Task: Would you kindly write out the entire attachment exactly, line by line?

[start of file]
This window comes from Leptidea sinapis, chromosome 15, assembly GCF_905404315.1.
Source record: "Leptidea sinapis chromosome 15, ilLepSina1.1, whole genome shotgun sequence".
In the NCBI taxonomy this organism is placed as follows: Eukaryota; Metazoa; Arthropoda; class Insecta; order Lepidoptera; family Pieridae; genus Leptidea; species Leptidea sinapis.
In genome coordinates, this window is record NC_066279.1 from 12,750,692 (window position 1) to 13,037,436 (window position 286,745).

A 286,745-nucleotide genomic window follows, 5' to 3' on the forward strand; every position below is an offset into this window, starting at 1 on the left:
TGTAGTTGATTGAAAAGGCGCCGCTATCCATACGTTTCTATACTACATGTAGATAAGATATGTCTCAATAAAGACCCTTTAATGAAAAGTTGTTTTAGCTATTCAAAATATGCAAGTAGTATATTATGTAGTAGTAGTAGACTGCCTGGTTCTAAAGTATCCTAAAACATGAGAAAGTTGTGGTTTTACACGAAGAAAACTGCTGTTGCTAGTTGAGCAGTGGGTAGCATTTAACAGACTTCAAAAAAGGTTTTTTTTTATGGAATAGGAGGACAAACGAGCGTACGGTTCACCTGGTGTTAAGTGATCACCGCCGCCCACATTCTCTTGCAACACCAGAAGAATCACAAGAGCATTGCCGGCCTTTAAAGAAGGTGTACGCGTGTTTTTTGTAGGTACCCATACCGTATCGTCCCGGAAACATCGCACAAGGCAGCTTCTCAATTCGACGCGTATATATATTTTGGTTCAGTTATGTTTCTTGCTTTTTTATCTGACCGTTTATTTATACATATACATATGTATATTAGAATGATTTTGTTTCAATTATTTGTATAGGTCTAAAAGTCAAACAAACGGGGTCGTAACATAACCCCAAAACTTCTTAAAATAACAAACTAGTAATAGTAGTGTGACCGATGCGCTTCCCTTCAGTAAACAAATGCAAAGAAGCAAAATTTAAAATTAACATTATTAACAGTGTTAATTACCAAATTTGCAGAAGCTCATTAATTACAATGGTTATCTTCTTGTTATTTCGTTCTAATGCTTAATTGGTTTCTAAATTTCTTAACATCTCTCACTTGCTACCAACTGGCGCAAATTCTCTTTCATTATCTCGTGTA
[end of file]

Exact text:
This window comes from Leptidea sinapis, chromosome 15, assembly GCF_905404315.1.
Source record: "Leptidea sinapis chromosome 15, ilLepSina1.1, whole genome shotgun sequence".
In the NCBI taxonomy this organism is placed as follows: Eukaryota; Metazoa; Arthropoda; class Insecta; order Lepidoptera; family Pieridae; genus Leptidea; species Leptidea sinapis.
In genome coordinates, this window is record NC_066279.1 from 12,750,692 (window position 1) to 13,037,436 (window position 286,745).

A 286,745-nucleotide genomic window follows, 5' to 3' on the forward strand; every position below is an offset into this window, starting at 1 on the left:
TGTAGTTGATTGAAAAGGCGCCGCTATCCATACGTTTCTATACTACATGTAGATAAGATATGTCTCAATAAAGACCCTTTAATGAAAAGTTGTTTTAGCTATTCAAAATATGCAAGTAGTATATTATGTAGTAGTAGTAGACTGCCTGGTTCTAAAGTATCCTAAAACATGAGAAAGTTGTGGTTTTACACGAAGAAAACTGCTGTTGCTAGTTGAGCAGTGGGTAGCATTTAACAGACTTCAAAAAAGGTTTTTTTTTATGGAATAGGAGGACAAACGAGCGTACGGTTCACCTGGTGTTAAGTGATCACCGCCGCCCACATTCTCTTGCAACACCAGAAGAATCACAAGAGCATTGCCGGCCTTTAAAGAAGGTGTACGCGTGTTTTTTGTAGGTACCCATACCGTATCGTCCCGGAAACATCGCACAAGGCAGCTTCTCAATTCGACGCGTATATATATTTTGGTTCAGTTATGTTTCTTGCTTTTTTATCTGACCGTTTATTTATACATATACATATGTATATTAGAATGATTTTGTTTCAATTATTTGTATAGGTCTAAAAGTCAAACAAACGGGGTCGTAACATAACCCCAAAACTTCTTAAAATAACAAACTAGTAATAGTAGTGTGACCGATGCGCTTCCCTTCAGTAAACAAATGCAAAGAAGCAAAATTTAAAATTAACATTATTAACAGTGTTAATTACCAAATTTGCAGAAGCTCATTAATTACAATGGTTATCTTCTTGTTATTTCGTTCTAATGCTTAATTGGTTTCTAAATTTCTTAACATCTCTCACTTGCTACCAACTGGCGCAAATTCTCTTTCATTATCTCGTGTA